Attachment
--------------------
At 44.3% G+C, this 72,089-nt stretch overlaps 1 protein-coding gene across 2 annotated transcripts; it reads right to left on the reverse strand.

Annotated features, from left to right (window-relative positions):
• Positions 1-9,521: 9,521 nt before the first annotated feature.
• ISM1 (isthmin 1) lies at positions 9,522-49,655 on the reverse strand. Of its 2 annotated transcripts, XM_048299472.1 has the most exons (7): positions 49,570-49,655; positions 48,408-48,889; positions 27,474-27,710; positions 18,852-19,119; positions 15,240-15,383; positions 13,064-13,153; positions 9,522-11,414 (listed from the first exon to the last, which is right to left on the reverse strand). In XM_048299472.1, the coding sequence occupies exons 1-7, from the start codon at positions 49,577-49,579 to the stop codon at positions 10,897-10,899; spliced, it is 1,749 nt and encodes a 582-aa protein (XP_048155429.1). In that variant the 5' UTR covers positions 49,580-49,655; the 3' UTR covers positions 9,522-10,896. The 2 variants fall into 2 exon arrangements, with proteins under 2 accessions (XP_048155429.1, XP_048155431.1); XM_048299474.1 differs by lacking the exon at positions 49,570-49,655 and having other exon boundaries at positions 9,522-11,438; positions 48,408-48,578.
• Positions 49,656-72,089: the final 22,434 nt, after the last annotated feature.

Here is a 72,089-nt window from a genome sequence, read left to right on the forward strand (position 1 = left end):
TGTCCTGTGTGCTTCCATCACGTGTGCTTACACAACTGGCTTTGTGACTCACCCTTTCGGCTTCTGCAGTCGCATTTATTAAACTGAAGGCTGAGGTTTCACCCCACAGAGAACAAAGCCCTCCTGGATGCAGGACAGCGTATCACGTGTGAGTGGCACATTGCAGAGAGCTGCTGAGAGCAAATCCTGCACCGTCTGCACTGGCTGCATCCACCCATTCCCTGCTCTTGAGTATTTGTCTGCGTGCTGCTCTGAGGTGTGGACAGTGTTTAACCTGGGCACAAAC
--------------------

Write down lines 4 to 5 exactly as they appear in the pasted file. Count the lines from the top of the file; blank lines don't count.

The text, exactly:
• ISM1 (isthmin 1) lies at positions 9,522-49,655 on the reverse strand. Of its 2 annotated transcripts, XM_048299472.1 has the most exons (7): positions 49,570-49,655; positions 48,408-48,889; positions 27,474-27,710; positions 18,852-19,119; positions 15,240-15,383; positions 13,064-13,153; positions 9,522-11,414 (listed from the first exon to the last, which is right to left on the reverse strand). In XM_048299472.1, the coding sequence occupies exons 1-7, from the start codon at positions 49,577-49,579 to the stop codon at positions 10,897-10,899; spliced, it is 1,749 nt and encodes a 582-aa protein (XP_048155429.1). In that variant the 5' UTR covers positions 49,580-49,655; the 3' UTR covers positions 9,522-10,896. The 2 variants fall into 2 exon arrangements, with proteins under 2 accessions (XP_048155429.1, XP_048155431.1); XM_048299474.1 differs by lacking the exon at positions 49,570-49,655 and having other exon boundaries at positions 9,522-11,438; positions 48,408-48,578.
• Positions 49,656-72,089: the final 22,434 nt, after the last annotated feature.